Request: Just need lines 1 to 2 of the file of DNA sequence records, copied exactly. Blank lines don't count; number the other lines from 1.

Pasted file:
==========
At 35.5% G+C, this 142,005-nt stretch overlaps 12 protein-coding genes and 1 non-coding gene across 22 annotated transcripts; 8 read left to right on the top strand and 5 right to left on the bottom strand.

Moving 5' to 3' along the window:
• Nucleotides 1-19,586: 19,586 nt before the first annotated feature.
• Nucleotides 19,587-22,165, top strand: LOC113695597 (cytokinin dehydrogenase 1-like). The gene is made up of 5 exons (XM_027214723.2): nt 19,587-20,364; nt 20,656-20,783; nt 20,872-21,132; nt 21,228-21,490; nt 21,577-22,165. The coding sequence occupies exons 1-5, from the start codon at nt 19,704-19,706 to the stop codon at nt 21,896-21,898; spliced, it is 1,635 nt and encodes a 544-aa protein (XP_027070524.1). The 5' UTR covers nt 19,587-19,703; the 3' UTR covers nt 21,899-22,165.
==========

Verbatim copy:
At 35.5% G+C, this 142,005-nt stretch overlaps 12 protein-coding genes and 1 non-coding gene across 22 annotated transcripts; 8 read left to right on the top strand and 5 right to left on the bottom strand.

Moving 5' to 3' along the window: